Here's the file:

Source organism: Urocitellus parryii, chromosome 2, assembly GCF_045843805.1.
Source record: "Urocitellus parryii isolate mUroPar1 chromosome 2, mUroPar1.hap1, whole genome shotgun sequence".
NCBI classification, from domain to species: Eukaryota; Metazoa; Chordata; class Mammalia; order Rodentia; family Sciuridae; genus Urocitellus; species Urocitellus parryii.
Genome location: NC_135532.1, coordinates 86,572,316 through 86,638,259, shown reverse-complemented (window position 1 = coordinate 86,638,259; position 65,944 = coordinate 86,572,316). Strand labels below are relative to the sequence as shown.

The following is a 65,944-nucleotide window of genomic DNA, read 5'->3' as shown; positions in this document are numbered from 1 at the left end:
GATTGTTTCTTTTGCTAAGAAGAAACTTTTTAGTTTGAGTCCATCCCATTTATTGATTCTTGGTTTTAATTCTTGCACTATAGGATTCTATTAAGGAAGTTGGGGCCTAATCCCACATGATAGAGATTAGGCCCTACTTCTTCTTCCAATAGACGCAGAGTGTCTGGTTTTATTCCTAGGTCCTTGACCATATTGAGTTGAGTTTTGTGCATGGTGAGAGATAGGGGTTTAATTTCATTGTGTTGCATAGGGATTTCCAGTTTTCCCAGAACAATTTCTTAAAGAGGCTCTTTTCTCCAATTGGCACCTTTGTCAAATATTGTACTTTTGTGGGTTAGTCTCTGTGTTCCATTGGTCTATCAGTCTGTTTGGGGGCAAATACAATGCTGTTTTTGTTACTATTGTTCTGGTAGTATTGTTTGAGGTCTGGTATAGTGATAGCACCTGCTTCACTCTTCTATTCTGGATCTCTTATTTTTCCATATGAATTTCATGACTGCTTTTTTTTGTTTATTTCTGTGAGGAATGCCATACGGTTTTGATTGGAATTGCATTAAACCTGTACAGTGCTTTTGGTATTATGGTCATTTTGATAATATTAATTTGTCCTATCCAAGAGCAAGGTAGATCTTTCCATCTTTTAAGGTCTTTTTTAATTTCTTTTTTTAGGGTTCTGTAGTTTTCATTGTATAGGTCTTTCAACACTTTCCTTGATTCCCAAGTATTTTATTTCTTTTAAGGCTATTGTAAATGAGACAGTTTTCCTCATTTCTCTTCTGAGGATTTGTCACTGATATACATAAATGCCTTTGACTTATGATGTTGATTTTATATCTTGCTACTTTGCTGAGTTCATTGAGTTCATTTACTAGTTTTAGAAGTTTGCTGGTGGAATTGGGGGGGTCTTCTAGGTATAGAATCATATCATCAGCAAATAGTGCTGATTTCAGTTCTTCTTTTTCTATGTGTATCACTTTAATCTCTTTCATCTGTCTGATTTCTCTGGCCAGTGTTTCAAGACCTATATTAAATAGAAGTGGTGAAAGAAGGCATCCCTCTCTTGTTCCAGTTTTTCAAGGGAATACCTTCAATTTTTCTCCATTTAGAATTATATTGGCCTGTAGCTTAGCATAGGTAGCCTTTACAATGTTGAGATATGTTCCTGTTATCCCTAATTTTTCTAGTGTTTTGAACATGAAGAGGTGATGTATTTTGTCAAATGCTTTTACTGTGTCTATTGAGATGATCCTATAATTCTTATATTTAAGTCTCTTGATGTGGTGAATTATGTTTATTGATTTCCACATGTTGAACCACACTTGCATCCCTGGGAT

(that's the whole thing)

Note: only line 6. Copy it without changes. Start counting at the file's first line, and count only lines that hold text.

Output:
GATTGTTTCTTTTGCTAAGAAGAAACTTTTTAGTTTGAGTCCATCCCATTTATTGATTCTTGGTTTTAATTCTTGCACTATAGGATTCTATTAAGGAAGTTGGGGCCTAATCCCACATGATAGAGATTAGGCCCTACTTCTTCTTCCAATAGACGCAGAGTGTCTGGTTTTATTCCTAGGTCCTTGACCATATTGAGTTGAGTTTTGTGCATGGTGAGAGATAGGGGTTTAATTTCATTGTGTTGCATAGGGATTTCCAGTTTTCCCAGAACAATTTCTTAAAGAGGCTCTTTTCTCCAATTGGCACCTTTGTCAAATATTGTACTTTTGTGGGTTAGTCTCTGTGTTCCATTGGTCTATCAGTCTGTTTGGGGGCAAATACAATGCTGTTTTTGTTACTATTGTTCTGGTAGTATTGTTTGAGGTCTGGTATAGTGATAGCACCTGCTTCACTCTTCTATTCTGGATCTCTTATTTTTCCATATGAATTTCATGACTGCTTTTTTTTGTTTATTTCTGTGAGGAATGCCATACGGTTTTGATTGGAATTGCATTAAACCTGTACAGTGCTTTTGGTATTATGGTCATTTTGATAATATTAATTTGTCCTATCCAAGAGCAAGGTAGATCTTTCCATCTTTTAAGGTCTTTTTTAATTTCTTTTTTTAGGGTTCTGTAGTTTTCATTGTATAGGTCTTTCAACACTTTCCTTGATTCCCAAGTATTTTATTTCTTTTAAGGCTATTGTAAATGAGACAGTTTTCCTCATTTCTCTTCTGAGGATTTGTCACTGATATACATAAATGCCTTTGACTTATGATGTTGATTTTATATCTTGCTACTTTGCTGAGTTCATTGAGTTCATTTACTAGTTTTAGAAGTTTGCTGGTGGAATTGGGGGGGTCTTCTAGGTATAGAATCATATCATCAGCAAATAGTGCTGATTTCAGTTCTTCTTTTTCTATGTGTATCACTTTAATCTCTTTCATCTGTCTGATTTCTCTGGCCAGTGTTTCAAGACCTATATTAAATAGAAGTGGTGAAAGAAGGCATCCCTCTCTTGTTCCAGTTTTTCAAGGGAATACCTTCAATTTTTCTCCATTTAGAATTATATTGGCCTGTAGCTTAGCATAGGTAGCCTTTACAATGTTGAGATATGTTCCTGTTATCCCTAATTTTTCTAGTGTTTTGAACATGAAGAGGTGATGTATTTTGTCAAATGCTTTTACTGTGTCTATTGAGATGATCCTATAATTCTTATATTTAAGTCTCTTGATGTGGTGAATTATGTTTATTGATTTCCACATGTTGAACCACACTTGCATCCCTGGGAT